Scared Large Caps Are Beginning to Peak?

With another extraordinary season of earnings reports beginning to draw to a close, large caps continue to outperform, beating even the highest estimates yet again. For many though, there remains the question of how long the trend can continue.

Enter mid cap investments, which provide exposure to companies that have great growth opportunity and are typically faster in their ability to respond to changings markets than large caps. They are also typically more stable and financially secure than small caps.

Stocks closed higher on Tuesday, driven by continued positive earnings reports from big tech, and positive earnings broadly. The Wall Street Journal reported a record closing for the S&P 500, up 0.8%.

“Earnings typically always beat the average analyst estimate, but for the second quarter in a row, they are coming in above the highest estimates, which is pretty unprecedented,” Justin Onuekwusi, head of retail multiasset funds at Legal & General Investment Management, told WSJ.

While advisors and investors are more cautious about the outlook going forward, many remain optimistic. “It has been a pretty strong earnings season and that justifies the medium-term positive view that we have on stocks,” said Onuekwusi.

“Historically, midcaps have been less volatile than small caps, and with typically domestic-focused operations, they can also provide some insulation from geopolitical and trade-related issues,” said Jodie Gunzberg, managing director and chief institutional investment strategist at Morgan Stanley Wealth Management in an interview with U.S. News.

The MID ETF: Mid Cap Exposure with an ESG Focus

The American Century Mid Cap Growth Impact ETF (MID) is an actively managed fund that seeks to invest in mid cap companies that exhibit growth and ESG principles.

Using the United Nations Sustainable Developmental Goals (SDG), which include goals such as affordable and clean energy; decent work and economic growth; industry, innovation, and infrastructure; and responsible consumption and production, the portfolio managers assign each security an impact thesis based on its fundamental growth profile and current or projected SDG alignment.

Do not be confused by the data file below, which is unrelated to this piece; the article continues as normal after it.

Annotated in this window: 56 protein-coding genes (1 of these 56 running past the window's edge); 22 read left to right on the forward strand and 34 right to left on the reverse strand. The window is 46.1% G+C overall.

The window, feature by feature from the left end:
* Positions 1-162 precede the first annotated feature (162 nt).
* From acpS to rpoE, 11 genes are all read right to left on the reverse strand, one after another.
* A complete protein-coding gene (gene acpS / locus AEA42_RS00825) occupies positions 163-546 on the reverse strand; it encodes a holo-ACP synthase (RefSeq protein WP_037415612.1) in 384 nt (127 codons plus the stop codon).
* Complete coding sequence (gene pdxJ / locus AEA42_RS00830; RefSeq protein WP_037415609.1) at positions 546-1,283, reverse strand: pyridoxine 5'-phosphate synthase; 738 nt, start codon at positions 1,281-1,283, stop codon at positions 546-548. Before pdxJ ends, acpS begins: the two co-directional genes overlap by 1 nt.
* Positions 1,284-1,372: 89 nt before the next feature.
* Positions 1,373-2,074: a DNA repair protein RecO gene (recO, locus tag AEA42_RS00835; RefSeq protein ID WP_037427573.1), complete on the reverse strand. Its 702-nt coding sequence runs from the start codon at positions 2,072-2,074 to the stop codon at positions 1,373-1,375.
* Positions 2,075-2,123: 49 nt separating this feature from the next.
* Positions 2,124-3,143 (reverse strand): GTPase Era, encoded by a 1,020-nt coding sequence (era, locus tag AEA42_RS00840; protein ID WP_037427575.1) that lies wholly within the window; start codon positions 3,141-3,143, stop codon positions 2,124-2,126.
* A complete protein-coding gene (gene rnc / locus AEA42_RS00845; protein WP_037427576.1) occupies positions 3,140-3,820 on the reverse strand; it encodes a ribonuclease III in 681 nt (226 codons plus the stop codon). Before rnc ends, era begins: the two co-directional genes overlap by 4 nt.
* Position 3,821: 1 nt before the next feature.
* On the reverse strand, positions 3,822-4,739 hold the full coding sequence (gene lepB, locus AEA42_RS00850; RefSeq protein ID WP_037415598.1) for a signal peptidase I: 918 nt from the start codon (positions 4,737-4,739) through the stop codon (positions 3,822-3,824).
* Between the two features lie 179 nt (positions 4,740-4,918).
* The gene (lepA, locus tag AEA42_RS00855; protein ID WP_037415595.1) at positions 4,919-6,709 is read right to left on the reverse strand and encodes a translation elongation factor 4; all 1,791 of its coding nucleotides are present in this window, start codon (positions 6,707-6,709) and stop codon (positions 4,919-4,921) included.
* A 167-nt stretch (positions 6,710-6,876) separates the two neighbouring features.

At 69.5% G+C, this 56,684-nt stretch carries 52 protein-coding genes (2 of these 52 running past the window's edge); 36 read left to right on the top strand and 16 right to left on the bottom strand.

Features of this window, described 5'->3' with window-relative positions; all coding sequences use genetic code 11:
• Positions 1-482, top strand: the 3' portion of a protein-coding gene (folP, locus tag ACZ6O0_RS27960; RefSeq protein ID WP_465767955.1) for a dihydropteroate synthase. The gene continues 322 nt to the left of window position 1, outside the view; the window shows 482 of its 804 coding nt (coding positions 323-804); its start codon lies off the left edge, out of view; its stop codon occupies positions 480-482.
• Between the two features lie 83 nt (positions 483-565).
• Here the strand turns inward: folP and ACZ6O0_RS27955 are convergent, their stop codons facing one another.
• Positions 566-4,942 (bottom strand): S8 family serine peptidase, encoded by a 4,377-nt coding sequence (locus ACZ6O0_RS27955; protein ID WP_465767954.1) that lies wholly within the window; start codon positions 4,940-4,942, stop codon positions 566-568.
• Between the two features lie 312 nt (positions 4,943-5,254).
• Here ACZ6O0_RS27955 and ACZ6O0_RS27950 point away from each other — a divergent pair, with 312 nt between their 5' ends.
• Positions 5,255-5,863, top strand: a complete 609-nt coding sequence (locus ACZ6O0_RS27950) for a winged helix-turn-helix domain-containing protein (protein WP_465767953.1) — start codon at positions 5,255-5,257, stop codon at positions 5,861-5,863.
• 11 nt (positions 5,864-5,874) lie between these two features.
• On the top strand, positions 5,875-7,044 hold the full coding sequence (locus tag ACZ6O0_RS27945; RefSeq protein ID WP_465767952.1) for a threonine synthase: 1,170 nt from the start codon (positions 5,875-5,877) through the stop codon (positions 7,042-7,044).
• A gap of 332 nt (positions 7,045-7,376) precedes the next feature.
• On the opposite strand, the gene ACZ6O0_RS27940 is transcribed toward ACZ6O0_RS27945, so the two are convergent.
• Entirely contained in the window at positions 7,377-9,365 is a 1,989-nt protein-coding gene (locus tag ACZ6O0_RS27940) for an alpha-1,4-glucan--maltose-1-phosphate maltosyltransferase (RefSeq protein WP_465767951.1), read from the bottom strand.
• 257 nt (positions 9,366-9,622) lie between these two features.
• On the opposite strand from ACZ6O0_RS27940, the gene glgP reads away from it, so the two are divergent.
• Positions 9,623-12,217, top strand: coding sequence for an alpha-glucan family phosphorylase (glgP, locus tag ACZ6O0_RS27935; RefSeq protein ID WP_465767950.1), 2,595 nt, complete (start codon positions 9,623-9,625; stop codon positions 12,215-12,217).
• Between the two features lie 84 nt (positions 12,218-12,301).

Using third-party mapping tools, frameworks that are provided by sustainable investing platforms, or internal research, the impact thesis is created. In order to avoid impact impact washing (when companies aren’t actually following SDG but give the impression they are), the highest emphasis is placed on the impact created by the product or service the company produces. Companies can align on more than one SDG, and the fund doesn’t prioritize one SDG over another.

MID uses the market caps from the Russell Mid-Cap Growth Index, which are companies between $677 million to $46 billion, and is a non-diversified fund.

As an actively managed fund, it is semi-transparent and publishes a proxy portfolio daily.

As of the end of June, top sector allocations were information technology at 39%, healthcare at 22%, consumer discretionary at 13%, and industrials at 12%.

MID carries an expense ratio of 0.45%.

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